I discovered Mansoura Ez Eldin through an interview of hers that I read in the newspaper. The interview was impressive and it looked like she was one of the new voices of Arabic / Egyptian literature. I haven’t read much of Arabic literature (I don’t think I have read any – shame on me!) and so I thought I will start with one of her works. I discovered that ‘Maryam’s Maze’ was her most famous work. So, I got it and I read it. It is a slim book – around a hundred pages – and I read it in one sitting. Here is what I think.
‘Maryam’s Maze’ is about Maryam who gets up one morning and discovers that she is living in a strange house. She tries to meet one of her friends and finds that her friend is missing. She has a date with her boyfriend but he doesn’t turn up. When she goes to his office, she discovers that there is no one with his name who works there. She goes back home (the strange house she woke up in) and looks at old newspaper cuttings she has, in which her boyfriend has written articles. She discovers that those articles are all missing. Maryam realizes suddenly that though she lives in the same city that she used to live earlier, she doesn’t know anyone there and all the people she knew had somehow disappeared. She is bewildered by this. At this point, we the readers are not sure whether this whole sequence of events actually happens or whether they are a part of Maryam’s dream.
After the first chapter, the story travels back and forth to the past and the present. We learn about Maryam’s family, her parents, the woman her father loves, her grandmother, her friends, her childhood. While we get a glimpse into Maryam’s past, the story also continues to tell us about Maryam’s quest for the truth about her present.
If I stand apart from the book and look at it from some distance, I can say that the book has two significant parts – a dreamy, surreal part which is set in the present and a concrete part which is set in the past. There are nine, unnumbered chapters. The chapters on the present and the past interleave with each other. The chapters on the past talk about history, life in Egypt, a little bit of politics. The chapters on the present are surrealistic, even avant garde and grab the reader’s attention with their unusual strangeness.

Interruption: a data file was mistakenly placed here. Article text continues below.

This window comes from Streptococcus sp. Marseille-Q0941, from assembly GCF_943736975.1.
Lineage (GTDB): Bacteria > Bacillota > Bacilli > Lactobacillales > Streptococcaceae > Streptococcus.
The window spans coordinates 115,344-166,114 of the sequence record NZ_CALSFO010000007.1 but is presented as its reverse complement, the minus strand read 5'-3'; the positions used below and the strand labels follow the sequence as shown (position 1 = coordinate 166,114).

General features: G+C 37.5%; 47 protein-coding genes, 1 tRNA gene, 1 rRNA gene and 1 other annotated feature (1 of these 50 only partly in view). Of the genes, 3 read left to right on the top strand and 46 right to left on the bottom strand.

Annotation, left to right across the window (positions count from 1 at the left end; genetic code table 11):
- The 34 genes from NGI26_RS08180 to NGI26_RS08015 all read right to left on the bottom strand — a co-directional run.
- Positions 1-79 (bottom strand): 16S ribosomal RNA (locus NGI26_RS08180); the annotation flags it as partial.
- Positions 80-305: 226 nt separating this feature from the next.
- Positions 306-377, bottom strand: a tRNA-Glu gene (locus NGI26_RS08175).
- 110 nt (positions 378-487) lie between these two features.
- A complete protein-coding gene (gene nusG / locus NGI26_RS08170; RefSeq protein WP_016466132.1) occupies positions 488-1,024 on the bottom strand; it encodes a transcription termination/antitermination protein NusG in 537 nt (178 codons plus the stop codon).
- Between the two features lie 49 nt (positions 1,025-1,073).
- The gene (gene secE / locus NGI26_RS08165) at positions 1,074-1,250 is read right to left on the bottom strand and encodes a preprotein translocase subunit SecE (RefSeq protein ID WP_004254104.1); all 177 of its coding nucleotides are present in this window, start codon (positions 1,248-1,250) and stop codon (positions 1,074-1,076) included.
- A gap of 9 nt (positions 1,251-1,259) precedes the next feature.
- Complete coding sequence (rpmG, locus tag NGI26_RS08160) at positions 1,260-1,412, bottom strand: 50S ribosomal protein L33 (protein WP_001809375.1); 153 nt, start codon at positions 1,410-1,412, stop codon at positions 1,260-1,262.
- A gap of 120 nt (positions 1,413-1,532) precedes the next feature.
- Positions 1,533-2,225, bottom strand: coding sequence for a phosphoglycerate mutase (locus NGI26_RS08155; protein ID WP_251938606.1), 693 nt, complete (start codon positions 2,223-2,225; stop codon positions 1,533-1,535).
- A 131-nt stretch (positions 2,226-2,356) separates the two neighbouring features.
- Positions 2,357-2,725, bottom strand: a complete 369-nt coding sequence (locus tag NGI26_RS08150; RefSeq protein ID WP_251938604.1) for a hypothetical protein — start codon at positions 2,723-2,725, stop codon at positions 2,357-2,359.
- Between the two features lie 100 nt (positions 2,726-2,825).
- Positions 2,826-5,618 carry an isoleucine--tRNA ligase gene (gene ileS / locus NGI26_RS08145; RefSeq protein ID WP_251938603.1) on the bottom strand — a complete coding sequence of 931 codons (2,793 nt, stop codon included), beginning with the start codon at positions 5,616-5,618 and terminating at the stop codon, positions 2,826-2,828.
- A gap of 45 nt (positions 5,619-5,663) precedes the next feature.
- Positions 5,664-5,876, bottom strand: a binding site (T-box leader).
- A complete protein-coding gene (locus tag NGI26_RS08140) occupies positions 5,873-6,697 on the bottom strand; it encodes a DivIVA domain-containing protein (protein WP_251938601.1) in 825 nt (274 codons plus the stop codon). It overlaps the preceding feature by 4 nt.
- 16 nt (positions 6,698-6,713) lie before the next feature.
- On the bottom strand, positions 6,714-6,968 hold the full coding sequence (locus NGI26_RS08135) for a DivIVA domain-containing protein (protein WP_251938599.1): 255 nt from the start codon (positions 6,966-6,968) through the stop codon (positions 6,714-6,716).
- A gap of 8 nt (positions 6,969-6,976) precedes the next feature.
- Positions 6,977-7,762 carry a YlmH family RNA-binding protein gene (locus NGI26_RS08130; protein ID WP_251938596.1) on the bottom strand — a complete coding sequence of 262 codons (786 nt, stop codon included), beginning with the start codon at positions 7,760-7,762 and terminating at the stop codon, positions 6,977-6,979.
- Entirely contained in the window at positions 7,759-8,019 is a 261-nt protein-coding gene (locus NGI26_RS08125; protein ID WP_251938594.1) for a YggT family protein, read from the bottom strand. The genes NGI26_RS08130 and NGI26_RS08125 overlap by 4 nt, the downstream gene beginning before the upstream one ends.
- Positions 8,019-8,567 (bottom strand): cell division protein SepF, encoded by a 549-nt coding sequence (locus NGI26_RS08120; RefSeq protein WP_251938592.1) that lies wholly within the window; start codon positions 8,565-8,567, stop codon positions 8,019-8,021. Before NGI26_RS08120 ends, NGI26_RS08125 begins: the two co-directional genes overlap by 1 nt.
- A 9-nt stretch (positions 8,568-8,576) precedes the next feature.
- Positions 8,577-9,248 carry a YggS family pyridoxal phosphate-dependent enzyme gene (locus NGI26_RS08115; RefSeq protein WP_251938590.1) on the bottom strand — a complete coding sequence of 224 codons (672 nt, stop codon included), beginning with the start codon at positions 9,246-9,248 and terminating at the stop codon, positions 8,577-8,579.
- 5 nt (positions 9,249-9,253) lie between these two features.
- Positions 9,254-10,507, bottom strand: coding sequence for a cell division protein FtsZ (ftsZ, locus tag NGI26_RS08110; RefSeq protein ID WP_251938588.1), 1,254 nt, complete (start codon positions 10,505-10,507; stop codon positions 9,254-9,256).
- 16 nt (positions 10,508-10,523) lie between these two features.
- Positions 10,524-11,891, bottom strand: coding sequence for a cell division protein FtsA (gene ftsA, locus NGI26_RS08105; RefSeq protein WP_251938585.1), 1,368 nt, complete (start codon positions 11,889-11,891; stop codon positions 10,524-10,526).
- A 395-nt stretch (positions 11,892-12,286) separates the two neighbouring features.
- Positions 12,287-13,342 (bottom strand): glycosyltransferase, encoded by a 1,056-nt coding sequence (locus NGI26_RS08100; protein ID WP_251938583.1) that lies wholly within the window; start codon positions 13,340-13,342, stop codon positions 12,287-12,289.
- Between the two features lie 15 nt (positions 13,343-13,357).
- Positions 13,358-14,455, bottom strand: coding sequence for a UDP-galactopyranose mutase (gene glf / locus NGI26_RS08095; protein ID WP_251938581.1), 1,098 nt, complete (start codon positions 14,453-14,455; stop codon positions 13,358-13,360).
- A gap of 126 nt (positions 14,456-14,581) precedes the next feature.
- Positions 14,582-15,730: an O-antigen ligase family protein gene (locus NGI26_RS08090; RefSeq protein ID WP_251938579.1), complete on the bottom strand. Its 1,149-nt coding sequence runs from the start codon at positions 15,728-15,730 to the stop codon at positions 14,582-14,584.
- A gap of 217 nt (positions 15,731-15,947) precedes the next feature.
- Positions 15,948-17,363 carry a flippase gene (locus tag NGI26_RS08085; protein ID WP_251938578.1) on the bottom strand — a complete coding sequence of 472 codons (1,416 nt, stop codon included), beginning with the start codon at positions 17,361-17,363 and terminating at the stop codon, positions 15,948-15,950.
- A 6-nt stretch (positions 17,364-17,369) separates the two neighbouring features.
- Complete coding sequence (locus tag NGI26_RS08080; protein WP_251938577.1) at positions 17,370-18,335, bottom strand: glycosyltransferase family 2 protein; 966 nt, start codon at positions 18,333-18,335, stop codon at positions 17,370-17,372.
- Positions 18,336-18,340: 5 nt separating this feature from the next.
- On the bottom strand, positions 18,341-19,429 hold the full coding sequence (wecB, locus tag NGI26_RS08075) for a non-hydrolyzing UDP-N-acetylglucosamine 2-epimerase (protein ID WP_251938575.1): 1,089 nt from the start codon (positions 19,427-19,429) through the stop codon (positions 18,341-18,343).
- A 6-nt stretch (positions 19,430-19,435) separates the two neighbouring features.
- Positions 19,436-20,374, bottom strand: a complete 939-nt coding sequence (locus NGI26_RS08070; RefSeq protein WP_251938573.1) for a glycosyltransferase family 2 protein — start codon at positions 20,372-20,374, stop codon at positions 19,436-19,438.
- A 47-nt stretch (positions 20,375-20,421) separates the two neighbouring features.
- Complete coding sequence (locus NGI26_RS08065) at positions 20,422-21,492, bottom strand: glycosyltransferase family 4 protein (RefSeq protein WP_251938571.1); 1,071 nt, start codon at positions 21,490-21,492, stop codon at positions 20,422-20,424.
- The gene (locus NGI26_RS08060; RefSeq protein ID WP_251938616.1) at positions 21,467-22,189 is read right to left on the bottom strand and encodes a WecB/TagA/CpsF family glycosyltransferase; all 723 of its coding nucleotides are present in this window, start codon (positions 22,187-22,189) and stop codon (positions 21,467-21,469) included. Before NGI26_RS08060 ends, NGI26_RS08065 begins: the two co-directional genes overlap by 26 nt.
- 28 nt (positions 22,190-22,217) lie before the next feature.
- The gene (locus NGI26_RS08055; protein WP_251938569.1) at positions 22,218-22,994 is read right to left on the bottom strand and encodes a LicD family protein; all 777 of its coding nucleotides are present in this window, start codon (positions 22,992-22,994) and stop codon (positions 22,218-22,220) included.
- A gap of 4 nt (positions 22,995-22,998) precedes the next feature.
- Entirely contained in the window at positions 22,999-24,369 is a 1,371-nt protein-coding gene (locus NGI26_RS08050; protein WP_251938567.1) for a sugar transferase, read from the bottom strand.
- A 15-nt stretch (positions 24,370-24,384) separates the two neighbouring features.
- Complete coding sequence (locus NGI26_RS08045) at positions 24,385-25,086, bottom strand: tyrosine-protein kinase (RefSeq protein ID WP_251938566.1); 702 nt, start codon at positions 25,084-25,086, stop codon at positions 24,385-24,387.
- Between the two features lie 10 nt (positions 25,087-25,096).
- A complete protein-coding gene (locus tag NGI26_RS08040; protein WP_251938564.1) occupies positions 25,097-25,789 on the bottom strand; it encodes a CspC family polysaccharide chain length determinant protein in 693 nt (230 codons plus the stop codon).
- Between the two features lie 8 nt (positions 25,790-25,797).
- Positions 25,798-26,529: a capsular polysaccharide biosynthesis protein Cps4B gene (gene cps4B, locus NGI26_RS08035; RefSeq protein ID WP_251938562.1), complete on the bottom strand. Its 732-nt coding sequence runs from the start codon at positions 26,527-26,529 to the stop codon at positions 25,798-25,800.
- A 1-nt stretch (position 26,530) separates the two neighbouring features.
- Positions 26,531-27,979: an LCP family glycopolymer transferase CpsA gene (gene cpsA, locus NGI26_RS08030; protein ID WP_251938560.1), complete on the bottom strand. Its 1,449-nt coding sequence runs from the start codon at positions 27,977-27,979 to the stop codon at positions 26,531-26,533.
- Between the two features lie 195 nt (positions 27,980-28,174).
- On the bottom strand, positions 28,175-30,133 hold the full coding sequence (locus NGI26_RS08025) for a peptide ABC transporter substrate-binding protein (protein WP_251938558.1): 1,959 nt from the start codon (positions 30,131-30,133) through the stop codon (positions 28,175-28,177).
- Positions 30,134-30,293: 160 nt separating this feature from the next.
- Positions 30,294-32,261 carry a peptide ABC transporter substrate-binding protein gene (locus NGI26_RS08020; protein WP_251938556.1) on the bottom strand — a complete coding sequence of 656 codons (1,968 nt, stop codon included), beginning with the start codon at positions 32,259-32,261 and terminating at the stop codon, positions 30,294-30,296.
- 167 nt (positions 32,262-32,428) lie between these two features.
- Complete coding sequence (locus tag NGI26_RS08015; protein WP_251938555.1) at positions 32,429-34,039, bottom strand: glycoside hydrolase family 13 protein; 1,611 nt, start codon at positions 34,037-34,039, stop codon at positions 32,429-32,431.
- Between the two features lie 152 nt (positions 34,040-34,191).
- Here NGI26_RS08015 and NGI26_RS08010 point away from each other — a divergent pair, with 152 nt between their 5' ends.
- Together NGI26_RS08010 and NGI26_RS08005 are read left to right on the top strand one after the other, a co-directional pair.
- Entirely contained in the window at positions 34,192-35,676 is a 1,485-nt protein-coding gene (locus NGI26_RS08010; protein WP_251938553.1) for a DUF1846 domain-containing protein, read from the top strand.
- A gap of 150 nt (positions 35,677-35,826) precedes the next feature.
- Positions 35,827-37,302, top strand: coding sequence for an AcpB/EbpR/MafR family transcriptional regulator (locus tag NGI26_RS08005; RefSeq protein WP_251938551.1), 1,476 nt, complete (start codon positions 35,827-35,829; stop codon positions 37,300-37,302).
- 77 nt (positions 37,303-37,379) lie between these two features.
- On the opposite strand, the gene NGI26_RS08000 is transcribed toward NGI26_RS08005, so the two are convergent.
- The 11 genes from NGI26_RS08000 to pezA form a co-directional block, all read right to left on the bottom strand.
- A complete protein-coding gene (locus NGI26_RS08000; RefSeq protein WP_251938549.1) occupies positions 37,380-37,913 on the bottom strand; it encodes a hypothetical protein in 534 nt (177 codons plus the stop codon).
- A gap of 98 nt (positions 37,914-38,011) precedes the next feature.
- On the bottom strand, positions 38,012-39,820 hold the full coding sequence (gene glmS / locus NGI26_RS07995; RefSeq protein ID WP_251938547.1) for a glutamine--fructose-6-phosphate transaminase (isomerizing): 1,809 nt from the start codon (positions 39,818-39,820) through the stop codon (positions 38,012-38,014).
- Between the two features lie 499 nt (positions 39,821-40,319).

For me, the favourite part of the book was the third chapter. It is about Maryam’s parents, Yusif and Narges. It talks about Narges’ life when she marries Yusif, about how she learns to live as a newly married young woman, about how she is shocked when she discovers that her husband is in love with another woman at the same time, about how she manages the difficult time during her pregnancy and the aftermath. It is a beautiful chapter and it elevated the book to sublime heights. One of my favourite scenes in this chapter is when Narges discovers in the middle of the night that there are big ants crawling all over her and the reason that they are doing that is because her breasts are filled with milk. What does one do in this situation? She is upset, confused and mystified.
There are going to be some spoilers in the next paragraph, and so please be forewarned.
Another interesting chapter is the seventh which reveals part of the mystery – atleast I think it does. It has beautiful passages and wonderful thoughts and insights. I couldn’t get most of the mystery though. (I am one of those guys who had to see ‘The Sixth Sense’ more than once to find out the truth about Bruce Willis’ character.) This chapter seems to suggest that there is the real Maryam and there is the spirit of Maryam which is an independent entity, which shadows her. In his note at the end of the book, the translator Paul Starkey describes this as ‘the idea of the qarin or qarina, or ‘spirit companion,’ a concept found in the Qur’an but which undoubtedly has its origins in pre-Islamic times.’ There are also a few scenes which remind one of ‘The Sixth Sense’ – Maryam tries to talk to people or touch them but they don’t seem to be aware of her presence. It all made me feel puzzled – was Maryam dead and was this her ghost? Or is this all a dream? Or is it her spirit, her qarina, which is telling the story, while Maryam is actually sleeping comfortably at home? There is one surprise which is revealed towards the end, but I couldn’t fathom the central mystery even after the last page. This is the kind of book that will lead to a fascinating book club discussion.